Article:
Specifically I sorted pictures from Grandda's time as part of the liberation forces of Auschwitz, then when he returned twice in subsequent decades to remember.

I held part of history in the box and the memories of a man I never knew. It contained letters he wrote to keep in touch with fellow servicemen, or letters to their widows, and one bundle showing correspondence with a survivor of Auschwitz.

When I was done, my husband met me with a glass of wine and just hugged me. He told me that no one else in the family had the stomach to invade their memories of such a happy man with such sorrow, which is why I was asked to do it.

The greatest generation is no exaggeration. This man considered himself no hero; just a guy, who his family loved dearly.

But to me, who never knew him, and the Holocaust survivor, hero is the only word I know that can express the gratitude.

To all of them: thank you.

Lin said...

Both of my grandfathers fought as well, and my paternal grandmother was in the navy, I know no details because she passed away when my father was 7 but I have some photos of her in her navy uniform.

My maternal grandfather joined the army in Yugoslavia, he lied about his age claiming he was 17 when he was 16 to join and fight. My maternal grandmother talked a little bit about the blackouts in England during the war, she's from Yorkshire.

barefoot said...

My grandfather also lied about his age to enter the military at the age of 16. He ended up in the Pacific, and landed in the Marianas after the battle. He was unable to walk without walking on people, because so many had lost their lives. His boat was hit, and was floating on a board with shrapnel in his groin. In a twist of fate, a passing boat carrying a hometown friend noticed him and brought him aboard.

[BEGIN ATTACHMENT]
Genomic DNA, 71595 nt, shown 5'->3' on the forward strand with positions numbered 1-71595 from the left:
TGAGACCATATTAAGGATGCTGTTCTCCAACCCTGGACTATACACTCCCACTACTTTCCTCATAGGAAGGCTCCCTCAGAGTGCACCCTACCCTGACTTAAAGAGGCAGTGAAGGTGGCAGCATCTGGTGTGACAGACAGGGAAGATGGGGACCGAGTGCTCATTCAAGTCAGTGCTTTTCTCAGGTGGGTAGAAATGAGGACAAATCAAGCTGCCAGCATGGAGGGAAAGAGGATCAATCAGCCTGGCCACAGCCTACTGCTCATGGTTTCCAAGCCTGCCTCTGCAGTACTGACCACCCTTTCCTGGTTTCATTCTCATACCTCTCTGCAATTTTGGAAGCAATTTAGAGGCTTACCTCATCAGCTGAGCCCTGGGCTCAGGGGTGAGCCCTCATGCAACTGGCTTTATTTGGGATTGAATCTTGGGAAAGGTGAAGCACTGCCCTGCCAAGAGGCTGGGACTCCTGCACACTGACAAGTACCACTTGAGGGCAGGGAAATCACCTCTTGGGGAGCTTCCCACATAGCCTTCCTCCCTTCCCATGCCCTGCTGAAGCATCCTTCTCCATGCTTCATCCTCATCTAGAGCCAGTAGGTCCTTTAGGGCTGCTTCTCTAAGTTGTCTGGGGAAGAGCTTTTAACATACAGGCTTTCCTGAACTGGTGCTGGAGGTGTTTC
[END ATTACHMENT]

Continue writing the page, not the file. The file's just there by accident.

I wouldn't believe it if I hadn't read his military files. My grandfather developed emphesema and alcoholic cirrhosis at a young age by self-medicating. Dementia crept in at a young age as well, but he lived to a ripe old age.

I can't imagine what these men went through. I can't imagine the loss and pain on such a level.

CatHerder said...

My paternal grandpa was at the D-Day landing, I don't know exactly which beach. He supposedly lied about his age to join the war effort, too. He survived that day, and continued on under General Patton's command, to retake the continent.

I don't know many of the details, but I'm told he was a prisoner of war five different times, escaping somehow each time, though he never revealed how. The final time, while the Russian Army was moving in to take down Germany, they started shooting all the prisoners in the camp. The Russians arrived before they could shoot Grandpa.

I only got to meet him once and I don't remember it because I was a baby. He self-medicated heavily with alcohol and my mom was nervous about having her baby around him. I wish I'd been able to sit and interview him and just talk to him before he died.